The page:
The terms "breakout player" and "most-improved player" are often confused with one another, which is understandable. They're pretty similar, but they aren't necessarily the same thing.
Breakouts come out of relative obscurity, making a name for themselves where there probably wasn't one before. They are unexpected contributors that have a big impact.
The Pac-12's most-improved players don't have to also be breakouts. In fact, they usually aren't. Generally, they are better-known commodities and players familiar to more than just conference diehards.
They just happen to take a quantum leap forward from one season to the next.
Agholor has enormous shoes to fill in Southern California, taking over for departed Robert Woods in the spot opposite Marqise Lee.
Woods finished his Trojans career with 250 catches, 2,933 yards and 32 touchdowns in three seasons. Agholor certainly has the skill to occupy that void, and if preseason reports are any indication, he's also shown great form in camp.
According to USCTrojans.com, receivers coach Tee Martin even said that he's "right up there with [Lee]" from a talent perspective.
Blue-chip receiver George Farmer tore his ACL in the spring, putting an even bigger onus on Lee and Agholor to carry the passing game. Though he finished with just 341 yards as a freshman in 2012, Agholor could put up Woods-sized numbers as a sophomore.
Armstead is a popular choice for lists of this nature—and there's a good reason for that.
It's hard to ignore the 6'8", 285-pound lineman's physical gifts, especially his mobility. Few players so close to 300 pounds are nimble enough to play D-I college basketball, which is exactly what Armstead does for the Ducks.
His real future lies on the football field, though, and after flashing his potential in short cameos last season, Armstead might be poised for superstardom this year. As the mental part of his game progresses, there will be less and less linemen capable of blocking him.
If he puts everything together in 2013, Armstead might not just be the Pac-12's most-improved player; he might also be one of its overall best.
Sonny Dykes' offense will always put up big numbers through the air, but calling him a "passing coach" would be a misnomer.
Just last season at Louisiana Tech—lost amid the accolade-filled success of QB Colby Cameron and WR Quinton Patton—true freshman running back Kenneth Dixon ran for 1,194 yards and led the nation with 27 touchdowns on the ground.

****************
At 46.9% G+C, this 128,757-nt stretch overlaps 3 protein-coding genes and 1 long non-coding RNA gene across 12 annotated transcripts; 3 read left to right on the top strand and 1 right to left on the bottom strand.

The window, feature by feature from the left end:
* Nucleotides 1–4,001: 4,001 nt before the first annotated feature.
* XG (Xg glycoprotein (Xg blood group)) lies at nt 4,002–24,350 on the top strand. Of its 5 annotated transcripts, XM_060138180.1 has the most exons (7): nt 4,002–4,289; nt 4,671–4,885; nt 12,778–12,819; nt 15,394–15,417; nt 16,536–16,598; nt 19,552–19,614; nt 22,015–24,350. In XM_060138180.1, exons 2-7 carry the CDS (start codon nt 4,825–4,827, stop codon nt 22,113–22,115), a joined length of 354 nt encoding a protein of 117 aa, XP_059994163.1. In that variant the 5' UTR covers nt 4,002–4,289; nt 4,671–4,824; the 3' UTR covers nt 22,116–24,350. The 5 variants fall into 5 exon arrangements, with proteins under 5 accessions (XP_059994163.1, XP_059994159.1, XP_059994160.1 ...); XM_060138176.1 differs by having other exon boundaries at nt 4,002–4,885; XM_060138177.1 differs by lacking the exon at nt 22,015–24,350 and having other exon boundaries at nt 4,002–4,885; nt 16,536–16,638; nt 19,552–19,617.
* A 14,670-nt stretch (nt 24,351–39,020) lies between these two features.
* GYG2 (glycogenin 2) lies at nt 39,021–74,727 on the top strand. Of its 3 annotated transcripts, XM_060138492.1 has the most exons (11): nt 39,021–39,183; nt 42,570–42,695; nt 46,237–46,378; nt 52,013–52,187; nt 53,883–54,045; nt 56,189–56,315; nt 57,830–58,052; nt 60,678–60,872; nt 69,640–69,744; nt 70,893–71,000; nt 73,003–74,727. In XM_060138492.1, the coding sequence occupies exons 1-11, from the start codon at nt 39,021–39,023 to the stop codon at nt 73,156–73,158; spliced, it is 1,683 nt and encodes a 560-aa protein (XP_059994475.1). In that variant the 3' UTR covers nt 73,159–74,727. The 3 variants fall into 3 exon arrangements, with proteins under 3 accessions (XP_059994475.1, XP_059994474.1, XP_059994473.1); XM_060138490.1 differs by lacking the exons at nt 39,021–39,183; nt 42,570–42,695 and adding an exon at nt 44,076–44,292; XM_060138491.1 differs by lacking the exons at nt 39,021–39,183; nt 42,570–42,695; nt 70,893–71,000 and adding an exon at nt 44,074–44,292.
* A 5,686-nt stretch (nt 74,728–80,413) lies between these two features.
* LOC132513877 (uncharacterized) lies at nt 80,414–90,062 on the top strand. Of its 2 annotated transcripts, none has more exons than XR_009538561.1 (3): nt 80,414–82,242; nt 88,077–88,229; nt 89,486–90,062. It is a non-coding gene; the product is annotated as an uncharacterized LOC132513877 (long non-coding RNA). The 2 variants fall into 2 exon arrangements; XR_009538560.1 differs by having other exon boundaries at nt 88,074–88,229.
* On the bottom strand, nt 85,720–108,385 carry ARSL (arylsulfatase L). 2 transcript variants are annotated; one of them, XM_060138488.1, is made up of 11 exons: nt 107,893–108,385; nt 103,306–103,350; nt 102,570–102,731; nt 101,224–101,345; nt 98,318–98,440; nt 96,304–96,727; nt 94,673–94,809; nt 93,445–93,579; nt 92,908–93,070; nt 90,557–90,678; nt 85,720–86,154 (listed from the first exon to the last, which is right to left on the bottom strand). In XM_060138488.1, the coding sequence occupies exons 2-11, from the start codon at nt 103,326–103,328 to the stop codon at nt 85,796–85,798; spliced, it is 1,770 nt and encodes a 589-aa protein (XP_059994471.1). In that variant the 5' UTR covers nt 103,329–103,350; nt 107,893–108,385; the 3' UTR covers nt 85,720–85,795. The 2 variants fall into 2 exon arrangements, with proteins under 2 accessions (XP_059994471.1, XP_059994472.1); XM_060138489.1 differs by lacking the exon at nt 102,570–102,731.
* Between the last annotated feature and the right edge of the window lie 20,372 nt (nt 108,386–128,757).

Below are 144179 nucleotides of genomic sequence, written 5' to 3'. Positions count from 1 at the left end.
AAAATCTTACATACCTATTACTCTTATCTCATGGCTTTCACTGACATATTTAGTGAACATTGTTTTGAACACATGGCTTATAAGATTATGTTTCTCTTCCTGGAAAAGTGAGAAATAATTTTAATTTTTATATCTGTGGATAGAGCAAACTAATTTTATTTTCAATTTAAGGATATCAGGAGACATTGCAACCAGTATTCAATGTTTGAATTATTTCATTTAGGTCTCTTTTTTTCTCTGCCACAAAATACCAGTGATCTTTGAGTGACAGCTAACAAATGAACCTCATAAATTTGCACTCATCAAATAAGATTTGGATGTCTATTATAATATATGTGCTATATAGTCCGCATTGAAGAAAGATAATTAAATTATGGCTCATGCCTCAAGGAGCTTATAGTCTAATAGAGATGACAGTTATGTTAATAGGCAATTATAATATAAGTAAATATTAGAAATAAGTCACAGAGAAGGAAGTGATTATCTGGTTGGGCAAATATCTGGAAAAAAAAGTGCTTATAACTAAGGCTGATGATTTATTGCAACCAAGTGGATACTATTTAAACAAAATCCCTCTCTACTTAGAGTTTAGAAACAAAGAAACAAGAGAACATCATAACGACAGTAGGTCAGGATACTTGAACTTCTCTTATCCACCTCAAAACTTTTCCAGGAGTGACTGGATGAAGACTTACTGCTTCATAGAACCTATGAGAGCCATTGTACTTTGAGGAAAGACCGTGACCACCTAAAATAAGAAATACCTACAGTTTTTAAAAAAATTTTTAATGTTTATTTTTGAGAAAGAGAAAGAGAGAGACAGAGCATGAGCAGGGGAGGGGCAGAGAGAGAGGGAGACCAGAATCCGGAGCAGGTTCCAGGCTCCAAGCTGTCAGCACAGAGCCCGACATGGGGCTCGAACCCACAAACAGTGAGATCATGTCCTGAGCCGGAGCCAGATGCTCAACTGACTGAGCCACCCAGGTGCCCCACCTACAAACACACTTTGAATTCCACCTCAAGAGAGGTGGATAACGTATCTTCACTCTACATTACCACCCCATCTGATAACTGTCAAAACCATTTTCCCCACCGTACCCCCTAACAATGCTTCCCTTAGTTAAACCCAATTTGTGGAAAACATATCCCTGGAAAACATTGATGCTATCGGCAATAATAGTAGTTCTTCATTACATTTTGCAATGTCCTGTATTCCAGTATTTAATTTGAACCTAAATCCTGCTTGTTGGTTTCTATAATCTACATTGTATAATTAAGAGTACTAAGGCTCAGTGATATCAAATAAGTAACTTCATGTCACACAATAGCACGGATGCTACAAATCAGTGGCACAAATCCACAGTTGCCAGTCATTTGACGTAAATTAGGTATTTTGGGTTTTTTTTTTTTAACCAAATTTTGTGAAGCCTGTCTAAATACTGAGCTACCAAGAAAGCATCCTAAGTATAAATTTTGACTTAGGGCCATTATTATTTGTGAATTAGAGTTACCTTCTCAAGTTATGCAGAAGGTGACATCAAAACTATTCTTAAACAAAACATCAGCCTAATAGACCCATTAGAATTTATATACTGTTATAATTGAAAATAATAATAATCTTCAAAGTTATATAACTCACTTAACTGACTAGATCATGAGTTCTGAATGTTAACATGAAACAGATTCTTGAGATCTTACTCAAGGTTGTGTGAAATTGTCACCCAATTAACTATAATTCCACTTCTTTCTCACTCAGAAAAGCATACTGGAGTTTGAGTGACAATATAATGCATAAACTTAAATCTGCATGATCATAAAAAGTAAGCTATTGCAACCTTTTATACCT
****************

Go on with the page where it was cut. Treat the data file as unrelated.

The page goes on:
Dykes' offense uses the pass to set up the run, especially down in the red zone.
As good as Dixon was last year, he doesn't have nearly the talent or pedigree of Bigelow, who 247 Sports graded a 95 out of 100 coming out of high school. Now entering his junior season at Cal, which should be about his physical prime, Bigelow is in a perfect position to realize that potential.
As long as his offseason knee rehab stays on track, he could put up big numbers in the Bear Raid offense.
Carter started a few games last year—enough to be named an All-Pac-12 honorable mention—but was overshadowed by senior Terrence Brown.
Now, as a true sophomore, it's officially his time to shine.
With experienced safeties Jordan Richardson and Ed Reynolds behind him, Carter will be given the freedom to take risks on the outside. He's also just as capable playing as a true shutdown man, which he proved on multiple occasions last year.
He's got the size and strength to be a force in the run game, too—not unlike a former Stanford cornerback, Richard Sherman, who's done pretty well for himself at the next level.
Look for Carter to be one of the Pac-12's best this season.
Price exploded onto the scene in 2011, admirably replacing UW legend Jake Locker by surpassing 3,000 yards and 30 touchdowns through the air. However, he took big steps backward last season, throwing just 19 touchdowns and completing six percent less of his passes and lowering his efficiency by 39 points.
A large part of that regression might have been due to the offensive line, which battled injuries. In fact, according to Phil Steele's College Football Preview, the line had to start six different combinations in 13 games.
Now Price gets some stability back up front, which actually might be one of Washington's strengths in 2013, and that should allow him the same type of success he had as a sophomore.
The talent is certainly there, so nobody in Pac-12 circles would be shocked to see Price improve.
Utah is the Pac-12's forgotten member, having yet to enjoy the success it enjoyed in the Mountain West, so it's easy to forget the Utes' tradition of grooming highly productive quarterbacks.
Travis Wilson might be the reminder.
He was often inconsistent as a true freshman last season, but that's to be expected of a young passer on an overmatched team in the Pac-12. And even through those bouts of unevenness, he flashed more than enough upside to get excited about.
More than anything, though, Utah brought in Dennis Erickson as its new offensive coordinator. The long-time head coach has experience at both the college (where he won two national championships with Miami) and pro (where he coached the Seahawks and 49ers) levels and should do wonders for Wilson's game.